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Column: Woman convicted after DUI crash that killed five Oswego teens leaves prison after 13 years
By Denise Crosby
Aurora Beacon-News & Chicago Tribune
Mar 28, 2023 at 4:57 pm

For Sandra Vasquez, freedom has come gradually over the 13 years since she was sent to prison for the 2007 deaths of five Oswego teens in a horrific DUI crash that rocked the Fox Valley area.

At 9 a.m. Tuesday, that freedom became complete when the now 39-year-old woman walked out of the Illinois Department of Corrections building on Lake Street in Aurora and into the waiting arms of a large family eager to finally take her home.
But even before any of those hugs were exchanged, Vasquez’s gaze went to the top floor windows of the Fox Valley Adult Transition Center, her home for the past 18 months, and waved to the women still awaiting their own Independence Day, some finishing sentences of up to 28 years.

They applauded their friend’s first steps back into the free world.

Then Vasquez fell to her knees, whispering her thanks to God “for taking this walk with me” and asking for his continued support and blessings as she ventures back into society.

“We made it. We made it,” she chanted again and again, her tears and quivering voice reflecting near disbelief this day had finally arrived.
Later, after many long embraces punctuated by intermingled laughter and sobs, family members surrounded Vasquez in a tight group hug, where she again raised her head to the sky, only this time with eyes closed as her father led a blessing of thanks.

To say Sandra Vasquez’s first minutes of freedom were emotional would be an understatement, but they were also befitting this tragic DUI case that upended and ended so many lives on that frigid early morning of Feb. 11, 2007.

“Those souls have been with me every step of the way,” Vasquez said, referring to deceased victims Matthew Frank, Katherine Merkel, Jessica Mutoni, Tiffany Urso and James McGee, who were among the eight teens Vasquez was transporting home from an underage drinking party when her Infiniti sedan slammed into a utility pole off Route 31.

Vasquez, who had alcohol in her system from a family gathering when she picked up her younger sister at this Boulder Hill party and agreed to give the other kids a ride, was convicted of aggravated drunken driving and reckless homicide.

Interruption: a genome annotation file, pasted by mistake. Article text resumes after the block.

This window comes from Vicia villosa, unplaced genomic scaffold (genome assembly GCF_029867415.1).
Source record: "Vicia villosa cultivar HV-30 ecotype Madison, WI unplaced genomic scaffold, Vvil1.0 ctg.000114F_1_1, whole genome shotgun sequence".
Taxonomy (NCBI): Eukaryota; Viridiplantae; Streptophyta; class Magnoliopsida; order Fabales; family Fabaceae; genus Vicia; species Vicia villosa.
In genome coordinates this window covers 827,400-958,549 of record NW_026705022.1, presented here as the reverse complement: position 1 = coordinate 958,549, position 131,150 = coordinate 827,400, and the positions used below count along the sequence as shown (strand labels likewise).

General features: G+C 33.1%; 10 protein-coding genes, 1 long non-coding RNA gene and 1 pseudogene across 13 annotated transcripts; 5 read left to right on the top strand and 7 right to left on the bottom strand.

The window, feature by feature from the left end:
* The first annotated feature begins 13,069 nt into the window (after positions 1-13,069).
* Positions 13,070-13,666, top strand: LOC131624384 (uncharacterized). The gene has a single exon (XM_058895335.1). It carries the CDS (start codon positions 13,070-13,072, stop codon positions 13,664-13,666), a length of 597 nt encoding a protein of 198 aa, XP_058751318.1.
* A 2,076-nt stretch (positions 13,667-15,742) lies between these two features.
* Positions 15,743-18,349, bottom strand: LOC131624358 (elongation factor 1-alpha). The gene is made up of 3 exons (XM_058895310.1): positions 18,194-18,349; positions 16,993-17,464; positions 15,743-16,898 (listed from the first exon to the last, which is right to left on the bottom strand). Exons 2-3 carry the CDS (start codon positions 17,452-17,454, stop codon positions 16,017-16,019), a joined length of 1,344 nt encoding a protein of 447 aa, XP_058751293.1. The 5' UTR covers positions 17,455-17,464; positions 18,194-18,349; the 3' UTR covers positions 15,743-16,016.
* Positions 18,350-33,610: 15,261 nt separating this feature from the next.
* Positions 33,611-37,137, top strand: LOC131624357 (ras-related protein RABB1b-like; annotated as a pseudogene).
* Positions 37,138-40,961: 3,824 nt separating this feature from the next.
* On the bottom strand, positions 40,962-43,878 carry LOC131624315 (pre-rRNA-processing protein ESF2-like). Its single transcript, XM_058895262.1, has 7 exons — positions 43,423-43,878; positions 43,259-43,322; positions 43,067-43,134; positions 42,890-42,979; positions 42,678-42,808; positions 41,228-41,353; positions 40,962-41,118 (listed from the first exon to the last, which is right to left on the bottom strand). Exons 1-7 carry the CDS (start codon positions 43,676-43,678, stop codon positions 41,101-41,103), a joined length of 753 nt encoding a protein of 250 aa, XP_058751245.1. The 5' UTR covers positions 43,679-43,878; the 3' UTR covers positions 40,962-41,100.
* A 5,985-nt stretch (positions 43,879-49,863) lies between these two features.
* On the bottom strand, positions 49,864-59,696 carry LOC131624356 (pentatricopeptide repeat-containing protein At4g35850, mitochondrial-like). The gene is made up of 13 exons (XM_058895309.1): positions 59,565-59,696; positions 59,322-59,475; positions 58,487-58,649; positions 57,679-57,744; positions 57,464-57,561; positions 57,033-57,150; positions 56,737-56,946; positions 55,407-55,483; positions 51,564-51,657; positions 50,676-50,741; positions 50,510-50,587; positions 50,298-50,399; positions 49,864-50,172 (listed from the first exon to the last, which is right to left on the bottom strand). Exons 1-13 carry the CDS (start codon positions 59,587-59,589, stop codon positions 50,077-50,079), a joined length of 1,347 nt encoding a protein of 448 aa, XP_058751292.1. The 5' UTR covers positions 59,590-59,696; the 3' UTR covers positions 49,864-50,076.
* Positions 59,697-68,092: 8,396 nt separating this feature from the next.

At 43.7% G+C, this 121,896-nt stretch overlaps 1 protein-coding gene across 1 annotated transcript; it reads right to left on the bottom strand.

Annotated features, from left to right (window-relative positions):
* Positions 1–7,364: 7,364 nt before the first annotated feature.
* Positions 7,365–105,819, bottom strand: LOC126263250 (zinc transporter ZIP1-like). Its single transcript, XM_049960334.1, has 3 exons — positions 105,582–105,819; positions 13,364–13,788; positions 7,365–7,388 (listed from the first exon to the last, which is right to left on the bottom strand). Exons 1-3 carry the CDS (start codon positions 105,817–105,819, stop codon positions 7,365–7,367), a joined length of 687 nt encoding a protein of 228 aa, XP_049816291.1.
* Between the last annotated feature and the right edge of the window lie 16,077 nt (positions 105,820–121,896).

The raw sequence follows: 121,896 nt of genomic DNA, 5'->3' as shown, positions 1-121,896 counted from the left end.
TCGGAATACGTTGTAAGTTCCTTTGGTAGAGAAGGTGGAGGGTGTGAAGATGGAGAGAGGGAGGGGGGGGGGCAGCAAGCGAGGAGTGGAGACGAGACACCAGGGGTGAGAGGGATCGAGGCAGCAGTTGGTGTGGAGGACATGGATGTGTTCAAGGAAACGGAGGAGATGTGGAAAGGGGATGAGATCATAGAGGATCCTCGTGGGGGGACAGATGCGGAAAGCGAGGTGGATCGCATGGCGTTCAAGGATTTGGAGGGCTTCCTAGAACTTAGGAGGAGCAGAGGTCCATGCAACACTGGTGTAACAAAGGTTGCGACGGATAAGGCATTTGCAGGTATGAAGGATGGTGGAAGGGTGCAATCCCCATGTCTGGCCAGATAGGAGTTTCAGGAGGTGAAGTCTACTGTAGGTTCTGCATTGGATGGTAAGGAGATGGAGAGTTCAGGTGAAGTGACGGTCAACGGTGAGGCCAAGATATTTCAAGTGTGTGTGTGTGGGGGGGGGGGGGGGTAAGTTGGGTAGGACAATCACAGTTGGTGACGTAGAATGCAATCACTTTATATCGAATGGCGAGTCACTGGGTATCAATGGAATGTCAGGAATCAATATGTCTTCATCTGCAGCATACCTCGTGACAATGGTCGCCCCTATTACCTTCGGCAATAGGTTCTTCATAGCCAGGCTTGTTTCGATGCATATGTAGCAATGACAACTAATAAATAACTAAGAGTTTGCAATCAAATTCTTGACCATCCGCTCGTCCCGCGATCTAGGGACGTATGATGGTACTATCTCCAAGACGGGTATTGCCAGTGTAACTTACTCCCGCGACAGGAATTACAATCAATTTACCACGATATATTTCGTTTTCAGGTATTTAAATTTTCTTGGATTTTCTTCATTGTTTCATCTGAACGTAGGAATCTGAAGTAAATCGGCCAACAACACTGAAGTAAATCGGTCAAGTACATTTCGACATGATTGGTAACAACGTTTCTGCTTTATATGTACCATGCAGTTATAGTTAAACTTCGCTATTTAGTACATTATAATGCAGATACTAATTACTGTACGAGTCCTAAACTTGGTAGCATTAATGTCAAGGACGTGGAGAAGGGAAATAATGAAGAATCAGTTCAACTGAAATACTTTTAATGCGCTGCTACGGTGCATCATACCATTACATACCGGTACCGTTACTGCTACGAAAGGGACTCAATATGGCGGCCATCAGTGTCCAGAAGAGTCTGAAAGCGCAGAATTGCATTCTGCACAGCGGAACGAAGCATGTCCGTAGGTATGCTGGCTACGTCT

Following the gut-wrenching Kendall County trial that featured so many victims, this young mom of two little children was sentenced to 15 years behind bars.

“Everybody lost so much,” a tearful Monica Vasquez whispered as she and I hugged for the first time in the parking lot Tuesday morning after her daughter Sandra’s release from prison.

Sandra Vasquez credits the unwavering support of her mother Monica and father Jesus for her survival behind bars. She also found strength through daughter Brooklyn, now 16, and 21-year-old son Isaiah, who flew in for this homecoming from California, where he lived after his mother was sent to prison.

“I never for a moment,” Sandra Vasquez told me, “felt alone.”

After this emotional reunion outside the Illinois Department of Corrections transition center, the group stopped at Spring Lake Cemetery in Aurora so Vasquez could lay flowers on the grave of her beloved grandmother, Florentina Melero, who died while she was incarcerated.
Missing so many family moments, including her son’s and daughter’s entire childhoods, has been extremely hard, of course. But that loss, Vasquez said, is one reason she’s determined to turn her mistakes into lessons for other young people.
“This is not over,” she stated, when I asked whether she can ever be free of the emotional chains that have also imprisoned her all these years.
“This cross I carry with me is part of who I am,” Vasquez noted, quickly adding that, while this burden “will always carry responsibility and accountability,” she’s learned to let go of the guilt.
“If I continue to walk with my head down, I won’t be able to reach my other goals,” she said, which include someday meeting with the families of the victims and asking for forgiveness.
No longer a prisoner, Vasquez now wants to be a messenger.
“I never meant to hurt anyone,” she insisted. Yet “one split second changed everything ... one bad choice” impacted so many others the rest of their lives.
“Maybe,” Vasquez said, her tears and smile offering some hope, “my words will reach the ears that need to hear.”